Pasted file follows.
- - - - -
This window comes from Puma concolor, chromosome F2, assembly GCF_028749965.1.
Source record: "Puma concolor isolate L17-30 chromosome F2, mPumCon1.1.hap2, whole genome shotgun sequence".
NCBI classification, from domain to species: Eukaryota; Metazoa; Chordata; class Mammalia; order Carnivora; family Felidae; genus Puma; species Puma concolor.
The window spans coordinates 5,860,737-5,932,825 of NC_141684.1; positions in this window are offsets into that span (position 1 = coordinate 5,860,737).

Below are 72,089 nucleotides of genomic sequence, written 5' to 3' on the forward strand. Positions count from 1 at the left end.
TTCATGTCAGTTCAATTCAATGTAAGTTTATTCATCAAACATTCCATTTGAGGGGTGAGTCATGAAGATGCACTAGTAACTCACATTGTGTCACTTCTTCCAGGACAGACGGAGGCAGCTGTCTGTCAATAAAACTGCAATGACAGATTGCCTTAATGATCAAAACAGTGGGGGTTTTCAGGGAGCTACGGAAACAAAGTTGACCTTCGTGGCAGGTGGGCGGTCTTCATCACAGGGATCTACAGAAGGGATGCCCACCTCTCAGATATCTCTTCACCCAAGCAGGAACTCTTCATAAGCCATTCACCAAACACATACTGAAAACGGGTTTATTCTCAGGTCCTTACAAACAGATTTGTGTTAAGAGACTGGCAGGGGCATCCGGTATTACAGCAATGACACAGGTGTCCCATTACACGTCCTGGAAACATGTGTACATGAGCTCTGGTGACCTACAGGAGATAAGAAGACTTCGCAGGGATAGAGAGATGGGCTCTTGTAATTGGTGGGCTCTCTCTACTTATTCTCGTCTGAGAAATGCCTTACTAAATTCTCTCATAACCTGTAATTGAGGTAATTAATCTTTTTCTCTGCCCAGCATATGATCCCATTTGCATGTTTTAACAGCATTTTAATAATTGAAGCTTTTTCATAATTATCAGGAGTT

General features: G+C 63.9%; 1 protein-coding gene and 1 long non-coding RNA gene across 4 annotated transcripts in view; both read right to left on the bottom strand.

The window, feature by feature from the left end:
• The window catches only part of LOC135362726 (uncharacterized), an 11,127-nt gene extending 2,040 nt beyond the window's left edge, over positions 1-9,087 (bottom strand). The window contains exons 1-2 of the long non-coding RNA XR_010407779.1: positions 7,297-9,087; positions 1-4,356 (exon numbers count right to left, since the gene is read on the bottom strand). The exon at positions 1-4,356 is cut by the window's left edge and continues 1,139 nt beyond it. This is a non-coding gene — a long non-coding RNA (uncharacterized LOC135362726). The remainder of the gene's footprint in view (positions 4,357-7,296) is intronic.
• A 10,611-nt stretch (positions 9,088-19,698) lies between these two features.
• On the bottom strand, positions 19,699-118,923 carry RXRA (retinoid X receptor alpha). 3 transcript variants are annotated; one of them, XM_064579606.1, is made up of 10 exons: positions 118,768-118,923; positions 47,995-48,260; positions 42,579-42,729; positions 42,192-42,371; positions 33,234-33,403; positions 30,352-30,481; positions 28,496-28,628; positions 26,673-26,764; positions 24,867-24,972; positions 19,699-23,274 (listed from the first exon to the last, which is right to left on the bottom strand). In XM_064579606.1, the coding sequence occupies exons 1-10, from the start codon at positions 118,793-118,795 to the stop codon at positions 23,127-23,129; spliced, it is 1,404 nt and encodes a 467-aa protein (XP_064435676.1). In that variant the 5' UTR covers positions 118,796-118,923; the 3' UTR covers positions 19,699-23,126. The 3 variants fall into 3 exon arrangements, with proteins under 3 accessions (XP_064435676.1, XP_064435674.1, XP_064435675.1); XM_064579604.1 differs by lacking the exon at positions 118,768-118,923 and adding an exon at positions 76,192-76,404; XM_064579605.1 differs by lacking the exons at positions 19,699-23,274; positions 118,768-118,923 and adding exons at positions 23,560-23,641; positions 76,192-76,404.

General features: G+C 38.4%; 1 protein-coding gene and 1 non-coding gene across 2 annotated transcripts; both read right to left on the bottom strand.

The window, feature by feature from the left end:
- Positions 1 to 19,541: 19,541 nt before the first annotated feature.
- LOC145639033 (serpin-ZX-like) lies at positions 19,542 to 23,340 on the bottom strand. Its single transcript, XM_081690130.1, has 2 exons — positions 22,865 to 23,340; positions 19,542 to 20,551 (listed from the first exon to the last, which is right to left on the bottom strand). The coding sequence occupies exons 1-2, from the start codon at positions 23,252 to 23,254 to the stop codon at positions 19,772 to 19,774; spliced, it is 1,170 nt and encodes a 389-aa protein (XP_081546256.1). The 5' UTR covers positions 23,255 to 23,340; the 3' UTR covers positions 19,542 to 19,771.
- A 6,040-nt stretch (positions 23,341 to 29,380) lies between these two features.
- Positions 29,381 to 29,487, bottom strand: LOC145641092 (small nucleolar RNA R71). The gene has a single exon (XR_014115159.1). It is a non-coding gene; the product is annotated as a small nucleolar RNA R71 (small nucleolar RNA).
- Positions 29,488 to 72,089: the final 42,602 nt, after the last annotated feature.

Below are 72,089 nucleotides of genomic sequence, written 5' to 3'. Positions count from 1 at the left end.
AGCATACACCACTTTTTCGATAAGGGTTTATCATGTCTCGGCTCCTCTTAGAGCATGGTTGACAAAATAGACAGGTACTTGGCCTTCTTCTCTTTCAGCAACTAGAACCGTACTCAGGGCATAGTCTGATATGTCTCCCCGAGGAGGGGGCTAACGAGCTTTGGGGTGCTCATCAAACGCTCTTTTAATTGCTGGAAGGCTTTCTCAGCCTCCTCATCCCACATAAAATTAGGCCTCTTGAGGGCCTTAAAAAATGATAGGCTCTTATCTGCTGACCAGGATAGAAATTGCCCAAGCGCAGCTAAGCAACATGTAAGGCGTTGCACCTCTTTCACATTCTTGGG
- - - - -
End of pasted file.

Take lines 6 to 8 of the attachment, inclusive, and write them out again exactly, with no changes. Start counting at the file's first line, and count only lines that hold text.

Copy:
TTCATGTCAGTTCAATTCAATGTAAGTTTATTCATCAAACATTCCATTTGAGGGGTGAGTCATGAAGATGCACTAGTAACTCACATTGTGTCACTTCTTCCAGGACAGACGGAGGCAGCTGTCTGTCAATAAAACTGCAATGACAGATTGCCTTAATGATCAAAACAGTGGGGGTTTTCAGGGAGCTACGGAAACAAAGTTGACCTTCGTGGCAGGTGGGCGGTCTTCATCACAGGGATCTACAGAAGGGATGCCCACCTCTCAGATATCTCTTCACCCAAGCAGGAACTCTTCATAAGCCATTCACCAAACACATACTGAAAACGGGTTTATTCTCAGGTCCTTACAAACAGATTTGTGTTAAGAGACTGGCAGGGGCATCCGGTATTACAGCAATGACACAGGTGTCCCATTACACGTCCTGGAAACATGTGTACATGAGCTCTGGTGACCTACAGGAGATAAGAAGACTTCGCAGGGATAGAGAGATGGGCTCTTGTAATTGGTGGGCTCTCTCTACTTATTCTCGTCTGAGAAATGCCTTACTAAATTCTCTCATAACCTGTAATTGAGGTAATTAATCTTTTTCTCTGCCCAGCATATGATCCCATTTGCATGTTTTAACAGCATTTTAATAATTGAAGCTTTTTCATAATTATCAGGAGTT

General features: G+C 63.9%; 1 protein-coding gene and 1 long non-coding RNA gene across 4 annotated transcripts in view; both read right to left on the bottom strand.

The window, feature by feature from the left end: